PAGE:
Privacy preserving technologies
To improve the privacy in consumer devices, I analysed current Smart-TVs using HbbTV, a standard for bringing DVB and Internet content together on a modern TV. We were able to show that current Smart-TVs leak the consumers watching preferences to the TV stations, but countermeasures are possible.
I also helped in the development of new privacy friendly communication network. To allow anonymous microblogging in environments where Internet access is not always available or might be unavailable for a long time, we developed MoP-2-MoP, a distributed secure and anonymous microblogging system that can be run on smartphones and communicates via Bluetooth on a P2P basis.
I have helped with the development of new cryptographic methods for performing secure multi-party computations. One of the results was an ORAM scheme that is sufficiently efficient to store and perform calculations on a full human genome sequence. I also spend more time in biology and genetic analysis by implementing algorithms to detect image manipulation in academic publications that contain western blot test results or similar tests. Such tests are used to detect the presence of DNA, RNA or proteins.
2007-2011: PhD student at Technische Universität Darmstadt, Germany
I decided to start a PhD in the cryptography research group of Prof. Buchmann. I decided to focus on DECT based cordless phones as the main topic of my thesis, since it has a major real world impact and it requires skills from cryptography and IT-security. At the beginning of my PhD thesis, almost nothing was known about DECT security. The phones use custom encryption and authentication algorithms that were only available under an NDA. During my PhD thesis, these algorithms were reverse engineered and I designed attacks on both algorithms. The results have been published at FSE2010 and WISEC2011 and other important conferences. I finished my PhD on September 11th 2011.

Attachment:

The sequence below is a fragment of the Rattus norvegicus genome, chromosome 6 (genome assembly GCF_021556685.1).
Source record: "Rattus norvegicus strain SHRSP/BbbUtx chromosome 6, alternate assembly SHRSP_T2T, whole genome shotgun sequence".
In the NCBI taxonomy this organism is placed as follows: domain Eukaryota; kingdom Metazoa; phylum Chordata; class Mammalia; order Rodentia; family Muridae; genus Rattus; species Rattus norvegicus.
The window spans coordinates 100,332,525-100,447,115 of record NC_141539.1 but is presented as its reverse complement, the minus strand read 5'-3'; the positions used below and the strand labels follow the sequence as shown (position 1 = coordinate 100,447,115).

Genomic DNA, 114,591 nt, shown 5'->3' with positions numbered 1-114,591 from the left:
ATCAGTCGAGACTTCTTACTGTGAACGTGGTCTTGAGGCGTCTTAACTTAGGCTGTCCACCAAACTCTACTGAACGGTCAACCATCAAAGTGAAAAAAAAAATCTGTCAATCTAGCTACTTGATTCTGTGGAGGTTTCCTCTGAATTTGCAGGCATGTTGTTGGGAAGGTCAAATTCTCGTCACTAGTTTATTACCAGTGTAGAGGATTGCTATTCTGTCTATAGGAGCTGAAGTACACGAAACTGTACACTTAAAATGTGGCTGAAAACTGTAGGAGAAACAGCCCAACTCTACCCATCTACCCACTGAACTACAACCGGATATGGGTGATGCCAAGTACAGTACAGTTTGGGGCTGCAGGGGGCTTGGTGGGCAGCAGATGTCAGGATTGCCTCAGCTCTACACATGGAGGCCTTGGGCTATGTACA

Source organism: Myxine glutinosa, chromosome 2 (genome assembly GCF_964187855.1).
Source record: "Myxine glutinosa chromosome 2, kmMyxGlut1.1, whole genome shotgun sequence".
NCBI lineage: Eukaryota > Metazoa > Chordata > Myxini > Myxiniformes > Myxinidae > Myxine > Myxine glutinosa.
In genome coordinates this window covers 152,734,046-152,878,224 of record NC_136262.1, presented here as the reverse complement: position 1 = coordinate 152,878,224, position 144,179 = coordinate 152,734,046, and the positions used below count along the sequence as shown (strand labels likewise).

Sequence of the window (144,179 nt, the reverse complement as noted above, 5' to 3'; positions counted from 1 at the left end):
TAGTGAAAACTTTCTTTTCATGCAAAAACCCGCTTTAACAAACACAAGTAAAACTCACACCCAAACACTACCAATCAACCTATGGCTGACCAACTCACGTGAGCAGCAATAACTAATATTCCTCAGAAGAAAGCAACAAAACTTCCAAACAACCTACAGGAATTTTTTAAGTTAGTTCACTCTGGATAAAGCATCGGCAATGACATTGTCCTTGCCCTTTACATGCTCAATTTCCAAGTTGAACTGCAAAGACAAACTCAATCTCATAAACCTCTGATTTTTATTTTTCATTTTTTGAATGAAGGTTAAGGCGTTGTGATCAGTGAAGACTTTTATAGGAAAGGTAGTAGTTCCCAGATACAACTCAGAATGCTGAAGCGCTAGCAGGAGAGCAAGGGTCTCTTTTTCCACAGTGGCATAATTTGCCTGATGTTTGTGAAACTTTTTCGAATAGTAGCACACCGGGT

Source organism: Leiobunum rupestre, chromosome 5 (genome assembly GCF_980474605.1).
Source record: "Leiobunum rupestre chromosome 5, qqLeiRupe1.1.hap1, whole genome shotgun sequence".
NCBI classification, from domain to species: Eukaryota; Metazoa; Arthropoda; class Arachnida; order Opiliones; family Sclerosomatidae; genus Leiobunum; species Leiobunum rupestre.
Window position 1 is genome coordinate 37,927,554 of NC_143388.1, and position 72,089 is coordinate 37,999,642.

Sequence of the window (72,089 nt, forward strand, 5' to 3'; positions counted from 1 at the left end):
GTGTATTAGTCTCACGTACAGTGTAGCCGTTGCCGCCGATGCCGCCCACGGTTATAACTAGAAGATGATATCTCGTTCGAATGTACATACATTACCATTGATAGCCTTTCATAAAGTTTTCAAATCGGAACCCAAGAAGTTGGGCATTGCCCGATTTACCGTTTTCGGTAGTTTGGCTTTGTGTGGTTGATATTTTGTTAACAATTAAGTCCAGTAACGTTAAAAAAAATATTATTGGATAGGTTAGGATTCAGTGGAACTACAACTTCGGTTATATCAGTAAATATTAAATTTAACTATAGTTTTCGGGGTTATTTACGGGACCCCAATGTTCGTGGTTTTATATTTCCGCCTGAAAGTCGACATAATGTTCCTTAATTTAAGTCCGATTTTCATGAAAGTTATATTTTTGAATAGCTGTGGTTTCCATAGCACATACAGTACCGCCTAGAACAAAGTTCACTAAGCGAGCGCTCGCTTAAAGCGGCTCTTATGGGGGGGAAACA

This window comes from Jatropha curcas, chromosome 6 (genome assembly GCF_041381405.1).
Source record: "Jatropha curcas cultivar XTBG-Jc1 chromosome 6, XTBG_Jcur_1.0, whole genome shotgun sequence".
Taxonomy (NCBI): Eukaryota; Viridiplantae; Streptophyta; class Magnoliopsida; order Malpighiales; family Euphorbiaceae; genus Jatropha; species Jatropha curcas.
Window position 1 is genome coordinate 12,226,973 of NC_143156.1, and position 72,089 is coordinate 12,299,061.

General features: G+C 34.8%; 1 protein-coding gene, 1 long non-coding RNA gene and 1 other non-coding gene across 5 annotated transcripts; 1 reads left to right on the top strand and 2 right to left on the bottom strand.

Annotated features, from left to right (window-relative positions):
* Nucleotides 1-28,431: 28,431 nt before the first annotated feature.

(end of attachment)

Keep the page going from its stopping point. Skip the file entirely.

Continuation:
Besides my PhD, I supported many lectures and worked on third party funded research projects. I also analysed other encryption algorithms and published attacks on wireless LANs as well as on the DVB-CSA algorithm that is used to protect Pay-TV. The attack allows near real-time encryption of some TV transmissions that are protected by DVB-CSA.
Side channel attacks
I worked on side channel attacks against implementations of the McEliece PKC and countermeasures. The attacks can be used to decrypt a ciphertext when an decryption algorithm can be observed and timing and/or power traces can be collected.
2003-2007: Computer Science Diploma and Bachelor student at Technische Universität Darmstadt
Since I have developed a strong interest in IT Security and computer science in general, I decided to go to Darmstadt to study computer science. In 2006, I finished my Bacholor degree. The topic of my bachelor thesis was the development of a TLS stack for the Java 2 Micro Edition for mobile devices, which is still used today within the Boucycastle cryptographic library in Java. In 2007 I finished my diploma. Because I had a strong interest in cryptography and the real world impact of computer science, I selected math and law as the two minors in my diploma. The topic of my diploma thesis were attacks on WEP secured WiFi networks.
For a full list of my publications, see the publications page.